According to the BBC website, an item first broadcast on Radio 4 in 2012* about how many terms Brits had for rain brought forth a torrent of responses. Included among the 428 comments posted on Auntie’s website was an apparently authoritative assertion that the Welsh have 26 words (each listed) for rain. We are headquartered in Wales and can confirm it rains a lot, so are not in the slightest surprised by this. Dreich is a wonderfully descriptive Scottish word for those relentlessly bleak, rainy days. And my have we had our share of those over the winter.
Indeed, data recently released by the UK Meteorological Office† revealed we endured a record-breaking rainfall this winter, the wettest in the record series for Wales, Scotland and Northern Ireland. It was also the second-wettest for the UK as a whole just behind the winter of 2013/2014.
The Met Office’s press release issued on Tuesday 1st March makes discomfiting reading: “The latest end of month statistics [for January 2016] show it was provisionally the warmest winter for England and Wales since the record series began in 1910, while it was the third-warmest for the UK as a whole. The warmth has been most notable in the south of the UK with mean temperatures across much of the area more than 2C above average.
“In the Central England Temperature record series, the longest temperature record in the world dating back to 1659, this winter has been the second-warmest at 6.7C, just behind the previous record of 6.8C set 1869.”
NASA†† also released data sets in January showing planet Earth had just experienced its warmest every year since modern records began.
The link between greenhouses gases and precipitation are well documented. The extreme, widespread flooding experienced in so many parts of the UK this winter saw hundreds of thousands of homes, farmland and commercial premises dramatically submerged under raging torrents. Tragically lives, livestock and livelihoods were lost.
The economic cost of this winter’s floods is estimated at £5billion. The human impact inestimable. And the planet?
All this data is surely the final inconvenient truth for the climate change deniers. The evidence is incontrovertible, climate change is happening right here on the breached doorsteps of Cumbria, York, Durham and Lancashire, Yorkshire and Northumberland and any number of other sodden cities, towns, villages and hamlets across the UK.
It is further evidence, as if it were needed, that the UK government must act right now to put practical policies in place to encourage behaviour change that will directly reduce carbon emissions to mitigate global warming.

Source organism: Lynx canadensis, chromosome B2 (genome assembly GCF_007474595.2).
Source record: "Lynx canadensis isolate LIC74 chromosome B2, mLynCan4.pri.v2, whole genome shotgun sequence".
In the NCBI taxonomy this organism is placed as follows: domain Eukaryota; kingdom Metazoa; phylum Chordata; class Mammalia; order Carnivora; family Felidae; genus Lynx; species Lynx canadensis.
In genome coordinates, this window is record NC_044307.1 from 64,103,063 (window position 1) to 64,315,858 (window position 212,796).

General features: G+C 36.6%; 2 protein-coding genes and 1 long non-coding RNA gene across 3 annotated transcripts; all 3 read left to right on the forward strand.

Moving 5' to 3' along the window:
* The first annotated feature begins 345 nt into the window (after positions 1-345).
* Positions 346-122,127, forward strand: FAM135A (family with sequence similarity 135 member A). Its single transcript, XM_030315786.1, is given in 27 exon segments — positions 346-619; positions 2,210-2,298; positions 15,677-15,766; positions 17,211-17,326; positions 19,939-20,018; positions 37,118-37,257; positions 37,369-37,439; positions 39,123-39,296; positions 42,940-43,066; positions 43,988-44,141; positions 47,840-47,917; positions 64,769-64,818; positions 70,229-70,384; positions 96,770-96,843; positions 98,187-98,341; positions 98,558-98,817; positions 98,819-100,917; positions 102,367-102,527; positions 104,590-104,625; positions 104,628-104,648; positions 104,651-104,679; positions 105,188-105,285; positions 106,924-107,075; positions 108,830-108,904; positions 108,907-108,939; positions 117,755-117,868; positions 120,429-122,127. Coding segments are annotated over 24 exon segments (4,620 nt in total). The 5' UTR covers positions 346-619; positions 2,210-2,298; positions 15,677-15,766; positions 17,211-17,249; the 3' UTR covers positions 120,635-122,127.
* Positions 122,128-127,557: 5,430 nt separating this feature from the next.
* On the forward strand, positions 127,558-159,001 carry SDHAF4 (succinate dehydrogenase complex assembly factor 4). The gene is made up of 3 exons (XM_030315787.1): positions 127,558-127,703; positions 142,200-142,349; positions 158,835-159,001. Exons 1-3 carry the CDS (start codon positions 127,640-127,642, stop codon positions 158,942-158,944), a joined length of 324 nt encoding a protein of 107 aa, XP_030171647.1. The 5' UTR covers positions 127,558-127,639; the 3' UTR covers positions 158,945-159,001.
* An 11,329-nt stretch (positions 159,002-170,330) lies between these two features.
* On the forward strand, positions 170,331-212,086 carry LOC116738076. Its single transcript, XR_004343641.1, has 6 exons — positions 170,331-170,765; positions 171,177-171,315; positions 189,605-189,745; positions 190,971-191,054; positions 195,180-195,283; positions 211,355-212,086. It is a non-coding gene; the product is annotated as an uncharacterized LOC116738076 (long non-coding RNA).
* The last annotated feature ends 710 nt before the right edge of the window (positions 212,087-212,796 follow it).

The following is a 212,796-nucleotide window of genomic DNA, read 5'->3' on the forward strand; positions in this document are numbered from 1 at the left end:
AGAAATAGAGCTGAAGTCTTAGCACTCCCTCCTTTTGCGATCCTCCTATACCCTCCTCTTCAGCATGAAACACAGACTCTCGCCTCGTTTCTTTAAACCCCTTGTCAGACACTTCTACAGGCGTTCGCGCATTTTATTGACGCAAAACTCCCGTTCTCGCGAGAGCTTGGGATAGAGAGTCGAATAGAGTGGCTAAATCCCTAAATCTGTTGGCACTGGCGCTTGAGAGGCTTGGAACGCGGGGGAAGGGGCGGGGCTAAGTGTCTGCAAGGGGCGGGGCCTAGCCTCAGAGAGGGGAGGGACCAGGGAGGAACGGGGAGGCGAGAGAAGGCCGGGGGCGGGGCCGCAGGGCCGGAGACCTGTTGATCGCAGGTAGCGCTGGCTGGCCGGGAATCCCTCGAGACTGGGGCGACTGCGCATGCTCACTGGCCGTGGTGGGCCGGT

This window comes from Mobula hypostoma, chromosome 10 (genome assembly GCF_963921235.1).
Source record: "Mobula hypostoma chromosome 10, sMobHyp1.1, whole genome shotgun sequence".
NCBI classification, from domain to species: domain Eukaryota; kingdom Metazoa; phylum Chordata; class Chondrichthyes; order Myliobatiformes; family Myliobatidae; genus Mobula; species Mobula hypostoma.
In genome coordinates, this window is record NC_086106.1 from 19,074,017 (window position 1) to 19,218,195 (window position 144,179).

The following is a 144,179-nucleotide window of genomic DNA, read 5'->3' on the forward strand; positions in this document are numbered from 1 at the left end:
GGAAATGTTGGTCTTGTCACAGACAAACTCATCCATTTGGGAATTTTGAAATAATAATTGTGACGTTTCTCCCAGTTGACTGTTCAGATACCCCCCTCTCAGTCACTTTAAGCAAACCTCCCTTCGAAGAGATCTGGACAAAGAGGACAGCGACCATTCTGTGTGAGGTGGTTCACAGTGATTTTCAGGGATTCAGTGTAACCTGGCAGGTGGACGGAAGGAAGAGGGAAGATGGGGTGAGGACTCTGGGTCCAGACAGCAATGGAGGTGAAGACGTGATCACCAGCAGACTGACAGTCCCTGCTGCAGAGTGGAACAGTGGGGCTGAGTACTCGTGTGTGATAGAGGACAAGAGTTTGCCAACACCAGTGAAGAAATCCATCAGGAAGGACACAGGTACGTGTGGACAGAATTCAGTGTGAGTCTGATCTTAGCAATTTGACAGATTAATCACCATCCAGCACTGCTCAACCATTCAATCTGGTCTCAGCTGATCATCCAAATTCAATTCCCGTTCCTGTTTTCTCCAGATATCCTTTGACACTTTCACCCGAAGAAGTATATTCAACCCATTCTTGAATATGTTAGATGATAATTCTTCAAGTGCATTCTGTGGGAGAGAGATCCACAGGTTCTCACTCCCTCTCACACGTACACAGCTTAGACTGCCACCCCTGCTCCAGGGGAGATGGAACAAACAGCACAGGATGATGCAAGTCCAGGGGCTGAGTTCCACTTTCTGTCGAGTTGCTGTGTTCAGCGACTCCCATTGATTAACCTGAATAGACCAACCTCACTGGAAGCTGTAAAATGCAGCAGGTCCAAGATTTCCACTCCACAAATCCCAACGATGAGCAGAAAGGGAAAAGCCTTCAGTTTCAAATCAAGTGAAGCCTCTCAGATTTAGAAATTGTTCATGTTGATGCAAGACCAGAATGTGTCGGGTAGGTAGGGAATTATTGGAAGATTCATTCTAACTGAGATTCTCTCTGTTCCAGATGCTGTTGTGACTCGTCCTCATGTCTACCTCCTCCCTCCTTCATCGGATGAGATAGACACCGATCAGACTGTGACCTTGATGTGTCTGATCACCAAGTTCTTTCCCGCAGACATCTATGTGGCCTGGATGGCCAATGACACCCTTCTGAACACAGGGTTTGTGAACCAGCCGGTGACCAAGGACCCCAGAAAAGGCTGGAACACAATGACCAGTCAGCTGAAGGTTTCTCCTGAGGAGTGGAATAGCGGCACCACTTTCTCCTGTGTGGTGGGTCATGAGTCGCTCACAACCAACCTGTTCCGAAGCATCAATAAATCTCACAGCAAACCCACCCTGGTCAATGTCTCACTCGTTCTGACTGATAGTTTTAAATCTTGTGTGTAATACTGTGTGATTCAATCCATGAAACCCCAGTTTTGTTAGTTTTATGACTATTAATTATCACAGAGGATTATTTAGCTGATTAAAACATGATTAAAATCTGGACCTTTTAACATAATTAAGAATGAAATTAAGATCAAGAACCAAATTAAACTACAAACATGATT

This week’s Budget presents the Chancellor of the Exchequer with a ground-breaking opportunity to do something genuinely radical to deliver meaningful, practical help to all those beleaguered ‘hard working families of Britain’.
There are plenty of options being discussed around the dinner party tables and workplace water coolers of Britain. Here’s just a couple of ideas customers and prospects eager to make the switch to renewable technologies tell us they would welcome. DECC could radically re-design the RHI scheme by offering (say) a £1,000 incentive payment to those ‘ordinary hardworking families’ George Osborne talks of so often. He could offer those homeowners and responsible registered private and social landlords a meaningful sum to put towards the purchase of clean, green, carbon-neutral heating technologies – such as a biomass heating and hot water system.
Alternatively, he could divert the RHI subsidies towards energy saving home improvements on leaky older properties such as double glazing, tank lagging and loft insulation. A much more simplified, easy to access, less bureaucratic ‘Green Deal’ if you like.
Perversely, the Government’s consultation paper The Renewable Heat Incentive: A reformed and refocused scheme, looks all set to penalise the biomass heating industry for being the most successful carbon reduction technology in the UK to date.
The consequences of a half-hearted re-work and kowtowing to the powerful lobbyists acting on behalf of a few dozen influential super-wealthy landowners, doesn’t bear reflection.
Sources: *BBC News Magazine 18.06.2012
† Met Office Press release 1st March 2016 http://www.metoffice.gov.uk/news/releases/2016/winter-statistics
†† NASA: 2015 warmest year since modern record keeping began:
The Renewable Heat Incentive: A reformed and refocused scheme https://econsultation.decc.gov.uk/decc-policy/the-renewable-heat-incentive-a-reformed-and-refocu